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#45: Road to winning
Dust off your sports metaphors and gear up.
issue #45: July 26, 2023
OK, hi, yes, I’m back from vacation. But my brain isn’t fully back. My brain is still sitting in a bar somewhere in Alaska, while my body is trying to slog through a pile of emails and triathlon gossip. So, we’ll see how today goes.
I’m only home for about a week now before we head to Milwaukee for the PTO U.S. Open & USAT Age Group Nationals. And then it’s (hopefully) off to Paris for the Olympic Test Event. Two quick things:
We’ll be doing a live podcast show in Milwaukee, on the main stage on Thursday, Aug. 3 at 12:15 p.m. (right after the pro panel)
I’ll probably send out Sunday newsletters for paying subscribers with some tidbits from Milwaukee and from Paris; we’ll see if we do any other extra newsletters from France, too. Let me know what questions, content, things you want to see from each event.
And one last thing for my amazing paying subscribers: Sorry, sorry, there was no Sunday newsletter this past weekend. (I have a fun story 95% done, but internet service didn’t let me get it finished.) However, we do have BOOK CLUB this Friday. Don’t forget to join the author of ‘The Race That Changed Running’ for a Q&A on Friday, July 28 at 9 a.m. PT—Zoom link here—and we have a chat thread about the book going right now!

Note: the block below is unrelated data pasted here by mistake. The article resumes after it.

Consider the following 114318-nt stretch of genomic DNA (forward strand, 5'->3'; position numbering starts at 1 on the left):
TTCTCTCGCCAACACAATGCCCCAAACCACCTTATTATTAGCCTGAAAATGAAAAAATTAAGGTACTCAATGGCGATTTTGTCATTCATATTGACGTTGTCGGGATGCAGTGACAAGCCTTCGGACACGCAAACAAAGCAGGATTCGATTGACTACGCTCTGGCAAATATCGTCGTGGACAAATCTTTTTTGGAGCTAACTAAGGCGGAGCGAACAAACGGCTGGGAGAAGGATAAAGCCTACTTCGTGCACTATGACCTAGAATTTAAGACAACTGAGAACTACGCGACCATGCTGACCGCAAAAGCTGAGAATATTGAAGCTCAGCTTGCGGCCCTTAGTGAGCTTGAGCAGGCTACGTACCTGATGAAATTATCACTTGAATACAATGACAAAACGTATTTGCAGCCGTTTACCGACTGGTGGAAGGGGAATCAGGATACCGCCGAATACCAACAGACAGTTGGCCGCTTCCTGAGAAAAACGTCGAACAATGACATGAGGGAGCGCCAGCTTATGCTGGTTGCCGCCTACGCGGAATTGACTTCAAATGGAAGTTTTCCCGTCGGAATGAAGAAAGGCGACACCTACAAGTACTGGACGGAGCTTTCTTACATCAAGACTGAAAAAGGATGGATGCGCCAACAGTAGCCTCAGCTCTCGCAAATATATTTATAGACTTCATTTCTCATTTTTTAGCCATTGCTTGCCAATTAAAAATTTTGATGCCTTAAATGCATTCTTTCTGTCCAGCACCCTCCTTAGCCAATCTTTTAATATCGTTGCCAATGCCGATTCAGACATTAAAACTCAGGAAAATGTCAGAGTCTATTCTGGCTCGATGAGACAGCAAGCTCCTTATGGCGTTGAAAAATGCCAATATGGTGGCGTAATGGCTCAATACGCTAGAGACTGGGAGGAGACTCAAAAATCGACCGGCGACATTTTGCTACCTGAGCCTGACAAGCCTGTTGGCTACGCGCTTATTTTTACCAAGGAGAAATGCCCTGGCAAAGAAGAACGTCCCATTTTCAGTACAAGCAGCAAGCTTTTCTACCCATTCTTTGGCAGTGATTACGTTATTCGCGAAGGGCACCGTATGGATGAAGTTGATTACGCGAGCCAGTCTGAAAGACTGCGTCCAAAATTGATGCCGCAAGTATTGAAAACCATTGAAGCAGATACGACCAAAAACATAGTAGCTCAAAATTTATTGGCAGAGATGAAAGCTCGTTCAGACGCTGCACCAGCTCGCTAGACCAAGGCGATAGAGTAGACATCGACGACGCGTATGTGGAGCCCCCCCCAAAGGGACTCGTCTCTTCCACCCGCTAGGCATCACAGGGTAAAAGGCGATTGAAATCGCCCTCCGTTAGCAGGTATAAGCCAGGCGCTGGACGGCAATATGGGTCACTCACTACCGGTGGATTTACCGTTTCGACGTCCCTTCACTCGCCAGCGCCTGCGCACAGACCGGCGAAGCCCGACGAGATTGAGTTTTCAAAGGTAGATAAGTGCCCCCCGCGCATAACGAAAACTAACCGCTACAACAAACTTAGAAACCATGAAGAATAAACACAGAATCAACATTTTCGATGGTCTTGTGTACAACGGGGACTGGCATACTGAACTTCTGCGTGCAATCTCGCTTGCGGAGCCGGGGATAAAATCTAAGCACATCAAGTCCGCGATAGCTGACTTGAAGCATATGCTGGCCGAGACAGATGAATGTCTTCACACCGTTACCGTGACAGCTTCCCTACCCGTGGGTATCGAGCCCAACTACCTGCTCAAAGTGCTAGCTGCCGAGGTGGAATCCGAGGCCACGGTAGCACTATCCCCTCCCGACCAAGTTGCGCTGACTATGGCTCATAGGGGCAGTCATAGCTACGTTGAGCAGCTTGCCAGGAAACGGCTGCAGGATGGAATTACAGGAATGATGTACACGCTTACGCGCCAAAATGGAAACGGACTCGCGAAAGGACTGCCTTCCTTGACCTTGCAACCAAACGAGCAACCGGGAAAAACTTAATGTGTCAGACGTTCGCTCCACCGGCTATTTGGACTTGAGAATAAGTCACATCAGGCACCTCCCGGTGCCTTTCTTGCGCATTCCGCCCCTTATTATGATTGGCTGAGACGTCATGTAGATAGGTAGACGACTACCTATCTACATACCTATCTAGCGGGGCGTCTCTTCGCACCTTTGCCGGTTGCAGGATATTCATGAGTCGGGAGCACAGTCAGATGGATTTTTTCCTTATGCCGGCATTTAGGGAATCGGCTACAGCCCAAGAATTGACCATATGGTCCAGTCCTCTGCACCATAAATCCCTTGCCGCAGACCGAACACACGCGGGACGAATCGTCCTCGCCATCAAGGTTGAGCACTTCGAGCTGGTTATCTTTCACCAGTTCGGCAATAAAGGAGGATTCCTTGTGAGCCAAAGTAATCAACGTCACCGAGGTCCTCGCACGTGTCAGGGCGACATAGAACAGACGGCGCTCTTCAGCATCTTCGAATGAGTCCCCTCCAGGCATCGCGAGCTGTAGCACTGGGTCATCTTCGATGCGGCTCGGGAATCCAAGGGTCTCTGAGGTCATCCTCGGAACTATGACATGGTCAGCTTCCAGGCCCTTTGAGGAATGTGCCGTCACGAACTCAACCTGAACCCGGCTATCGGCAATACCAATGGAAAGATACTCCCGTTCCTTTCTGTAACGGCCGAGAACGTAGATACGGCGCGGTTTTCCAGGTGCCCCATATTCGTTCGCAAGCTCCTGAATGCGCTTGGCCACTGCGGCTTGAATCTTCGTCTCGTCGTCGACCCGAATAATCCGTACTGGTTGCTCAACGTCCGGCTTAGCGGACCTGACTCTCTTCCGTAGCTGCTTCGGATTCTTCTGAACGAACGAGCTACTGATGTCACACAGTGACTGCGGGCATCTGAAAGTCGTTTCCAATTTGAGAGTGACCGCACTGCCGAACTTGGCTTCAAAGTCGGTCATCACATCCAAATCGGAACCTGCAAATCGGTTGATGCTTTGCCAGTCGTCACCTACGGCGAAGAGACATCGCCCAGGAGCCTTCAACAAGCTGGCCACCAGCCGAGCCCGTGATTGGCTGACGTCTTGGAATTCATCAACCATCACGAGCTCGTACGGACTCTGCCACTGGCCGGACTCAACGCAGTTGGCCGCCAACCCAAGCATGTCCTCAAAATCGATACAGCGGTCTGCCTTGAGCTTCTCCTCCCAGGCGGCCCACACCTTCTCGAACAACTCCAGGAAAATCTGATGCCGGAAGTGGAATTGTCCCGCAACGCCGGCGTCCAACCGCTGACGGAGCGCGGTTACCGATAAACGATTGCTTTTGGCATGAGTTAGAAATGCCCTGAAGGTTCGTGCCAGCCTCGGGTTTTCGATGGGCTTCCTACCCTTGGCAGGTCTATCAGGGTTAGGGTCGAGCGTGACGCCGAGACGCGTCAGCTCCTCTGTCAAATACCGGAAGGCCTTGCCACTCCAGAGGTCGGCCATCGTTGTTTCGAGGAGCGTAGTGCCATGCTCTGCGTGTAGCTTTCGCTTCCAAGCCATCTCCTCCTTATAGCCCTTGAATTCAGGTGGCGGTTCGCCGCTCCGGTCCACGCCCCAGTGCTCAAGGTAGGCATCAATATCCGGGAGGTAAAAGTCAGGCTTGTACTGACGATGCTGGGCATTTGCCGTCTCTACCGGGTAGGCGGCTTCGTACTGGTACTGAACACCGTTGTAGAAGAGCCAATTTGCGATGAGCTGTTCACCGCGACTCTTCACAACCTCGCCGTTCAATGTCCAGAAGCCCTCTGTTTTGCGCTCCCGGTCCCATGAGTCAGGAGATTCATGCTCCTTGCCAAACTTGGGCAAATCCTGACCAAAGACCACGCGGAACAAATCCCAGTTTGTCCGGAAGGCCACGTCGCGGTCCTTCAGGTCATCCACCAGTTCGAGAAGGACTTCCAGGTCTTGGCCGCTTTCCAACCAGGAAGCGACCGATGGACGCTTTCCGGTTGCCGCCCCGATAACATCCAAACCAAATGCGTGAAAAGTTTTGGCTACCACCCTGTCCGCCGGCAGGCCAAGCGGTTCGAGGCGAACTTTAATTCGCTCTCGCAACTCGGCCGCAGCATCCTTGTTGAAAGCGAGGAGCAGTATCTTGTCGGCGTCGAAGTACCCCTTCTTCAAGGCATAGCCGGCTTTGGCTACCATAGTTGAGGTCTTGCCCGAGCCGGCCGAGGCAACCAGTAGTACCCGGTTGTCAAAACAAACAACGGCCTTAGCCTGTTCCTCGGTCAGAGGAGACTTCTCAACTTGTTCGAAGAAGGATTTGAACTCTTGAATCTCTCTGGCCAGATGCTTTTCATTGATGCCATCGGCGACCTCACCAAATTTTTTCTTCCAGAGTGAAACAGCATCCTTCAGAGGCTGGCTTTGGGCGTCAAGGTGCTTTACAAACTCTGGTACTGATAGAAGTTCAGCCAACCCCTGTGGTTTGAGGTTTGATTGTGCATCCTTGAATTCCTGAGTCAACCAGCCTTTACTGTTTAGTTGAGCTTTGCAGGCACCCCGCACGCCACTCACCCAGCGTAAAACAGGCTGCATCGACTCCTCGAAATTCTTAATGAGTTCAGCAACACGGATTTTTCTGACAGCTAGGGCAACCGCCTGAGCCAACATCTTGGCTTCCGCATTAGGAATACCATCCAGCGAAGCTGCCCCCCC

OK, that’s all, here’s a photo from Alaska before we get going.
Let’s start at the start
I think it’s official: Once July ends on Tuesday, Championship Season begins. Here’s the schedule coming up:
Aug. 4-5: U.S. Open
Aug. 17-18: Paris Test Event
Aug. 19-20: Asia Open
Aug. 26-27: 70.3 World Championship
Then it’s Men’s Nice and Women’s Kona, and whew. So let’s talk about the start lists that are now semi sorta kinda getting finalized.
Also known as The Race in Which All The Europeans Had to Google Milwaukee. We’ll do one of our classic maps next week to help you all out.
The women’s start list is as crazy as ever (with a slight lean towards N. Americans): Ashleigh Gentle, Paula Findlay, Taylor Knibb, Holly Lawrence, Tamara Jewett, Kat Matthews, Chelsea Sodaro. I also love that they gave a wildcard to a Milwaukee local and up-and-coming pro. Personally, I’d probably put odds on Ashleigh, just because it’s her distance and her kind of conditions, but any of those names could win.